SMART Goal Examples for Managers

Life as a manager can be very complicating. You must juggle multiple demands including employee hiring and firing, inventory management, public relations and increasing profits. It is very easy to get overwhelmed with the many tasks you are required to perform but it is vital that a competent manager is able to focus on the main priority. The main priority of many managers is ensuring the profitability of the company.

One way many managers stay focused is by setting SMART goals. SMART goals allow you to focus on the priorities that matter. While you will always have multiple tasks to accomplish, the SMART goals will help you to outline and map a path that ensures the main priority is the profitability of the business you are running. Here are some SMART goals examples for managers.

Specific

You need to be specific as to the ultimate and main goal. If your main goals are to increase profits then you need to be very specific about it. Don’t just make your goal “increasing profits”, but instead set a fixed dollar amount for the goal. Be specific such as: “I will increase the gross revenue of the store to over $1,000,000 each year”. Your goal needs to be very specific.

Measurable

Goals need to be measurable. Fortunately this example goal of increasing the gross revenue of a store to $1,000,000 a year is easily measured. If you do not get the gross revenue to 1 million dollars then you have not yet attained your goal. The specific goal is the benchmark that you will strive for and you should always be inching closer to that goal. Many managers make goals that are unrelated to overall profits such as increasing employee retention rates. Regardless of what your specific goal is, you should always have a way of accurately measuring your progress.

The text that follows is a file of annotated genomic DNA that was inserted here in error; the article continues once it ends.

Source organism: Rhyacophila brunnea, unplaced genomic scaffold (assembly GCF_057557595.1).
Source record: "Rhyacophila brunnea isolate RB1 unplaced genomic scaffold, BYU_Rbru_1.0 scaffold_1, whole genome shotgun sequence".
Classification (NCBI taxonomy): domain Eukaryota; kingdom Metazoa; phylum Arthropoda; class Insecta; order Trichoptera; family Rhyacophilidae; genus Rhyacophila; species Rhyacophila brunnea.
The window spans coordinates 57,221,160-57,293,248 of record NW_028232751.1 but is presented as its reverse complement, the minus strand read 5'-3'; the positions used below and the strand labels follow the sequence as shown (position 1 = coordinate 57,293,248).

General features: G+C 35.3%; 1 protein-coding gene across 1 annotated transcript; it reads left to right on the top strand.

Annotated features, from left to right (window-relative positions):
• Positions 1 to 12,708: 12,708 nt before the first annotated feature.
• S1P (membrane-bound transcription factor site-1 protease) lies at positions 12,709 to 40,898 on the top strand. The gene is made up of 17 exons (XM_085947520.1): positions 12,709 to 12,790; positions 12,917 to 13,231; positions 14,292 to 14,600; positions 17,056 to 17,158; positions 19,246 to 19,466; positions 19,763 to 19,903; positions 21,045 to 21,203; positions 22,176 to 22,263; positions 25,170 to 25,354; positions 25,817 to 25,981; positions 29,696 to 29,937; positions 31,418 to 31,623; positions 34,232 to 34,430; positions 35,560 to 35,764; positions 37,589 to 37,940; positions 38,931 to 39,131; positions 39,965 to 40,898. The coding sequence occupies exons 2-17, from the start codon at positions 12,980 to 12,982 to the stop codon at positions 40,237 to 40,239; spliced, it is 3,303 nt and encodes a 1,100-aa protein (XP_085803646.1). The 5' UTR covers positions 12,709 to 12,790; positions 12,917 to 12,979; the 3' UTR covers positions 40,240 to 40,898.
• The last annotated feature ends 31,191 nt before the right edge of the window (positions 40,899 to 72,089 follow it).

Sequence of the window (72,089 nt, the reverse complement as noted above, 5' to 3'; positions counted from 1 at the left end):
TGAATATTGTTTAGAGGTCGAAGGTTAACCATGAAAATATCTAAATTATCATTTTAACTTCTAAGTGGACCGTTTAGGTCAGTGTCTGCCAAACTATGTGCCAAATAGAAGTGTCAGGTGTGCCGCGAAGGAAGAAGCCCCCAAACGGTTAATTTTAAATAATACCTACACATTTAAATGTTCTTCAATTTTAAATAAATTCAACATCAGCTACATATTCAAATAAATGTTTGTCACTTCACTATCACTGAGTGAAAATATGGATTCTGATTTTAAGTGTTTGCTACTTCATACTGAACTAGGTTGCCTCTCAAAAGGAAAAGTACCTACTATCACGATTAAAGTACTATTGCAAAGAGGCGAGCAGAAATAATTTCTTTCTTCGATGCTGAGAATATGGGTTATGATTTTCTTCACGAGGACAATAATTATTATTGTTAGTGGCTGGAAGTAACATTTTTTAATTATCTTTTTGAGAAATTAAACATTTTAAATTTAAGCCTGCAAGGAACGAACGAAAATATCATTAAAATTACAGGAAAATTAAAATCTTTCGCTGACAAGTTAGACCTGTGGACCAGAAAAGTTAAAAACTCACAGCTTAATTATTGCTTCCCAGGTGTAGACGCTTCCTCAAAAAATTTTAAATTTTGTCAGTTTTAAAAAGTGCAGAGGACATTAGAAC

Attainable

You goal needs to be attainable. If you set an unrealistic goal then the entire purpose of using these SMART goals for managers is defeated. If you run a hotdog stand at the city park during the summer time in a small town then a financial goal of $1,000,000 is not realistic. You need to set goals that are attainable, even though it may take a lot of work. On the other hand, if you are selling refurbished computers on EBAY that you buy wholesale at liquidation auctions then a million a year in gross revenue is attainable. Your goals need to be very specific and also very attainable.

Relevant

You goals must be relevant. If you run a non-profit violence shelter for women then setting a goal of earning $1,000,000 a year is not relevant to your overall business plan. If you run a service business such as a restaurant or convenience store then increasing your overall gross revenue may be very relevant to your business plan.

Time-bound

You should set a target date of achieving your goal. Give yourself ample time to reach your goals but you also want to force yourself to work extremely hard to reach those goals. You need to be focused so that you can achieve your stated goals in the allotted time. Set a goal that if you work extremely hard at and stay on track then the goal is very achievable but if you mess around and procrastinate then you will get off track and may never reach your goals.

SMART goals examples for managers can be used to set-up your own goal plan. The SMART goals will help you to set specific attainable goals that will help all businesses to reach their full potential.